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This article is about errors in reasoning. For the formal concept in philosophy and logic, see formal fallacy. For other uses, see Fallacy (disambiguation).

A fallacy is the use of poor, or invalid reasoning for the construction of an argument.[1][2] It is also used to refer to "an argument which appears to be correct but is not."[3] If an argument is fallacious it does not necessarily mean the conclusion is false.[4][5]

Fallacies are commonly divided into those that are formal and those that are informal. A formal fallacy can neatly be expressed in standard system of logic, for example propositional logic.[1] Conversely, an informal fallacy originates in an other error in reasoning than an improper logical form.[6] Arguments committing informal fallacies may be formally valid, but still be fallacious.[7]

Fallacies of presumption fail to prove the conclusion by assuming the conclusion in the proof. Fallacies of weak inference fail to prove the conclusion due to insufficient evidence. Fallacies of distraction fail to prove the conclusion due to irrelevant evidence, like emotion. Fallacies of ambiguity fail to prove the conclusion due to vagueness in words, phrases, or grammar.[8]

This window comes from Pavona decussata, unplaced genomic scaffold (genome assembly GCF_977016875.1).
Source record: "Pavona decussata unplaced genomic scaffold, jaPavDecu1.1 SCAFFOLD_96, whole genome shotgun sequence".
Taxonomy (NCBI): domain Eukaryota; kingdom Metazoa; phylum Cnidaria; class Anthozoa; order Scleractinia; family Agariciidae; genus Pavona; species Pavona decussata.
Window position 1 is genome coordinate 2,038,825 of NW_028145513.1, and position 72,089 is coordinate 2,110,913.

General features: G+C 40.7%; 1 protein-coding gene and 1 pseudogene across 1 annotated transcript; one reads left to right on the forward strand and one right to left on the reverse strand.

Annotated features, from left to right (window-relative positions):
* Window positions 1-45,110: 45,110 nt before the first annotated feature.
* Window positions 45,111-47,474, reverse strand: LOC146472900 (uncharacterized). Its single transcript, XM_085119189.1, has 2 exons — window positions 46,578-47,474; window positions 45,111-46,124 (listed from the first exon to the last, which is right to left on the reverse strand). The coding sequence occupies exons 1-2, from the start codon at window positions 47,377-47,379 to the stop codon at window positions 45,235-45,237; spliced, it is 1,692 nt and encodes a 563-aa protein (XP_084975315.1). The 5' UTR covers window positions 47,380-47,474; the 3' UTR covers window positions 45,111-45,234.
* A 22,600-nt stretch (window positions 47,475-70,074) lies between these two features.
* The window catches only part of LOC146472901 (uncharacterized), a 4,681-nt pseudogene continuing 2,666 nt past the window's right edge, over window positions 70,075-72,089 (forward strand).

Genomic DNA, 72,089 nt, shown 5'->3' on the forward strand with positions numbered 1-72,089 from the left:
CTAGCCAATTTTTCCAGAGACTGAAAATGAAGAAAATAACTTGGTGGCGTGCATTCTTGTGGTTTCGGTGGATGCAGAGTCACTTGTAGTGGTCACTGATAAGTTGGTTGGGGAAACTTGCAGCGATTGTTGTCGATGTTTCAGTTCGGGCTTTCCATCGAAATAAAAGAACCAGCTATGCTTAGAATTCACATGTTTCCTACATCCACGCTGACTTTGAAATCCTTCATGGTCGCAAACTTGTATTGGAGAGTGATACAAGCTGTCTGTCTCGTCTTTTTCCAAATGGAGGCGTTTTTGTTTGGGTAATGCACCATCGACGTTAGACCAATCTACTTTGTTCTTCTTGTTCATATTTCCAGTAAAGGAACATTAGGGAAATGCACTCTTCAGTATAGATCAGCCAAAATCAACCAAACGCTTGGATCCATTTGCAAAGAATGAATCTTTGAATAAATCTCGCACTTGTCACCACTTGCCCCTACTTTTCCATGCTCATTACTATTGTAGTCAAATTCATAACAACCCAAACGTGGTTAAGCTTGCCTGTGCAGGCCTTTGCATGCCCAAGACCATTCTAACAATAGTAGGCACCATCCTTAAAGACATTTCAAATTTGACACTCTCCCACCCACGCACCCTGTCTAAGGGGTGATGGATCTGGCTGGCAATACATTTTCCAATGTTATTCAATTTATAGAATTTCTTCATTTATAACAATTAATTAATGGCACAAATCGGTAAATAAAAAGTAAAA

Some fallacies are committed intentionally (to manipulate or persuade by deception), others unintentionally due to carelessness or ignorance.

Formal fallacy[edit]

Main article: Formal fallacy

A formal fallacy is a common error of thinking that can neatly be expressed in standard system of logic.[1] An argument that is formally fallacious is rendered invalid due to a flaw in its logical structure. Such an argument is always considered to be wrong.

The presence of a formal fallacy in a deductive argument does not imply anything about the argument's premises or its conclusion. Both may actually be true, or may even be more probable as a result of the argument, but the deductive argument is still invalid because the conclusion does not follow from the premises in the manner described. By extension, an argument can contain a formal fallacy even if the argument is not a deductive one: for instance an inductive argument that incorrectly applies principles of probability or causality can be said to commit a formal fallacy.

Common examples[edit]

Aristotle's Fallacies[edit]

Aristotle was the first to systematize logical errors into a list. Aristotle's "Sophistical Refutations" (De Sophisticis Elenchis) identifies thirteen fallacies. He divided them up into two major types, those depending on language and those not depending on language.[9] These fallacies are called verbal fallacies and material fallacies, respectively. A material fallacy is an error in what the arguer is talking about, while a verbal fallacy is an error in how the arguer is talking. Verbal fallacies are those in which a conclusion is obtained by improper or ambiguous use of words.[10]

Whately's grouping of fallacies[edit]